Insurance companies that reimburse employees for workplace injuries, pay billions of dollars every year, mainly for major accidents. Recently, another cost has emerged: payments to workers with routine injuries, treated with strong painkillers.
Insurance companies pay about $1.4 billion per year for opioids, or narcotic painkillers. However, studies have now shown that when these medications are prescribed too early, or for too long a period, the worker’s return to employment may be unnecessarily delayed.
According to a 2008 study by the California Workers Compensation Institute, workers who were prescribed large doses of painkillers after an injury, such as back strain, stayed off work much longer than those workers with similar ailments who received lower doses.
Accident Fund Holdings, an insurance company, conducted an analysis in 2010, which found that when a painkiller such as OxyContin is used, the cost of a work injury can rise by as much as nine times. Greater use of opioids are associated with delayed recovery from injuries suffered in the workplace, according to Alex Swedlow of the California Workers Compensation Institute.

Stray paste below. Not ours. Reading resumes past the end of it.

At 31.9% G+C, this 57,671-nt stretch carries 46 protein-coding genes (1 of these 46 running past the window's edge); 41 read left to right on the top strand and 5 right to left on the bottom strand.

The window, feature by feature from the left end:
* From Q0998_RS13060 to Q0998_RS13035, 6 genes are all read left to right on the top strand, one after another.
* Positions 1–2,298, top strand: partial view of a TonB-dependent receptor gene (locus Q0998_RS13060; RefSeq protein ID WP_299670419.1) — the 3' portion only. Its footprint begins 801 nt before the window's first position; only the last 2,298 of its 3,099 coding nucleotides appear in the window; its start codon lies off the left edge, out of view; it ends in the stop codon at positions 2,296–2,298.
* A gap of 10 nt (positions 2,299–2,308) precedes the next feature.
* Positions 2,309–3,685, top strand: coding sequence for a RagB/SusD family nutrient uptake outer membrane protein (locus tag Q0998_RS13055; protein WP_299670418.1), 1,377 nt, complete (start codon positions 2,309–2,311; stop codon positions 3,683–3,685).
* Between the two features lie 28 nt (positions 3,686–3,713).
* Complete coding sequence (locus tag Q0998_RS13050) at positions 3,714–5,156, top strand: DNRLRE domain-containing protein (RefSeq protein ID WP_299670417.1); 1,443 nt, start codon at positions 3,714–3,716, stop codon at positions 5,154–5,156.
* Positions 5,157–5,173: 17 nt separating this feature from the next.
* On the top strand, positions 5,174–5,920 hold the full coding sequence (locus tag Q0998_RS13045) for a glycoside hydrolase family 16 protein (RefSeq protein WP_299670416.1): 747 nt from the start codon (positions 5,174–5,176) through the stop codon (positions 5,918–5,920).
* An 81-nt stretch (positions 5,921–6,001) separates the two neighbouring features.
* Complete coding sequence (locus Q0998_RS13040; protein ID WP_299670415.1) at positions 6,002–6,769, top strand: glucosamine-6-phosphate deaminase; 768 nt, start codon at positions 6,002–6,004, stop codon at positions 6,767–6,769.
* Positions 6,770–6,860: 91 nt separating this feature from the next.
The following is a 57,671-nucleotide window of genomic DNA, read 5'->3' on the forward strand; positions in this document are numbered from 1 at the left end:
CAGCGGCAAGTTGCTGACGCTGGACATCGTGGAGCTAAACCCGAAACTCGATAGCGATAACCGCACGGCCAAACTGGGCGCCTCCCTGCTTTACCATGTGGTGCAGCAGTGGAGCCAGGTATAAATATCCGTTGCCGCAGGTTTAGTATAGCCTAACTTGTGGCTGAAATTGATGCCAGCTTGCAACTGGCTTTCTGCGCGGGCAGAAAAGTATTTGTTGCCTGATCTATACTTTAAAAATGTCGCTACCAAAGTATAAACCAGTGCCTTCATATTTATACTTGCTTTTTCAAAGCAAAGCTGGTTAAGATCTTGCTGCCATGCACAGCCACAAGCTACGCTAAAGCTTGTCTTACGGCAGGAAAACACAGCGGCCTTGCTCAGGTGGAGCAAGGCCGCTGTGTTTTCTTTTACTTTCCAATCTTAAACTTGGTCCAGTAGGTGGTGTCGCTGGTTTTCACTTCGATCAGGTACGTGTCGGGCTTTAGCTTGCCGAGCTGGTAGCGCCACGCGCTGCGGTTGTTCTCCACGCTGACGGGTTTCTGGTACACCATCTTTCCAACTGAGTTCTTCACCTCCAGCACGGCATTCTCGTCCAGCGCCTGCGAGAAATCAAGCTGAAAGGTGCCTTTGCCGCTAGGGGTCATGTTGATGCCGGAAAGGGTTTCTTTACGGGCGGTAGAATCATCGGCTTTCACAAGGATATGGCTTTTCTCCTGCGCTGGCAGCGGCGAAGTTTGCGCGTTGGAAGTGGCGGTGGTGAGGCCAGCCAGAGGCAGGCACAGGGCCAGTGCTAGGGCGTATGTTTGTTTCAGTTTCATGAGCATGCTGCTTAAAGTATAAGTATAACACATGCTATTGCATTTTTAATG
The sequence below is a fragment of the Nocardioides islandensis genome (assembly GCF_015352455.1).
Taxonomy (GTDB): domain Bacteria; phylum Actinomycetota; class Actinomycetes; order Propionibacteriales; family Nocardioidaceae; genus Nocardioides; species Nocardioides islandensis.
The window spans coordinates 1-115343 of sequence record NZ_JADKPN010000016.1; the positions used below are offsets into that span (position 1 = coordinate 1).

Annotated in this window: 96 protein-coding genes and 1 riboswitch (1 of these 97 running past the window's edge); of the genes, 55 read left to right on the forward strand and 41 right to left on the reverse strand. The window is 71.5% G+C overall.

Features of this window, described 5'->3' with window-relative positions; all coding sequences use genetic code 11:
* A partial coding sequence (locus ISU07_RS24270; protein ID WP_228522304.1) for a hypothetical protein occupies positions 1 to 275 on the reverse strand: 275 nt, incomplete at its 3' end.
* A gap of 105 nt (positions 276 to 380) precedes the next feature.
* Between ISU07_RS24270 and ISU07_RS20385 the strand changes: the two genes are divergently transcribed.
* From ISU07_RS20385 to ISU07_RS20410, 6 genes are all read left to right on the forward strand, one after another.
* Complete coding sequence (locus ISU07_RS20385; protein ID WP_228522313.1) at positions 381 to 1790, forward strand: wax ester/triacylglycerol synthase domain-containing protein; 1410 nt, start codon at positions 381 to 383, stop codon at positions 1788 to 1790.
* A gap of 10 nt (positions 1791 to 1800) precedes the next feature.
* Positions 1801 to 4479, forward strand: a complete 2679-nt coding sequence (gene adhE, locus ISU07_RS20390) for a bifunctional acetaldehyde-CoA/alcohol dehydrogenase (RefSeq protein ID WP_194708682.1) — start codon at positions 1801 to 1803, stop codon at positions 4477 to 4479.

Many experts say that treating workplace injuries with narcotics is part of a larger problem involving the overuse of drugs like Percocet, OxyContin and Duragesic. In the workplace, such drugs are often prescribed for common ailments such as back pain.
High doses of opioids come with side effects, such as lethargy and drowsiness, and they can lead to addiction. There is also the danger of a fatal overdose. While insurers decry the high cost of prescription painkillers, injured workers are often just seeking relief from their occupational injuries, and advocates for workers emphasize that decisions regarding medical care should be made by doctors, not insurance companies.
Robert Briskman is a Chicago workers compensation attorney and Chicago workers compensation lawyer with Briskman Briskman & Greenberg. To learn more call 1.877.595.4878 or visit http://www.briskmanandbriskman.com/.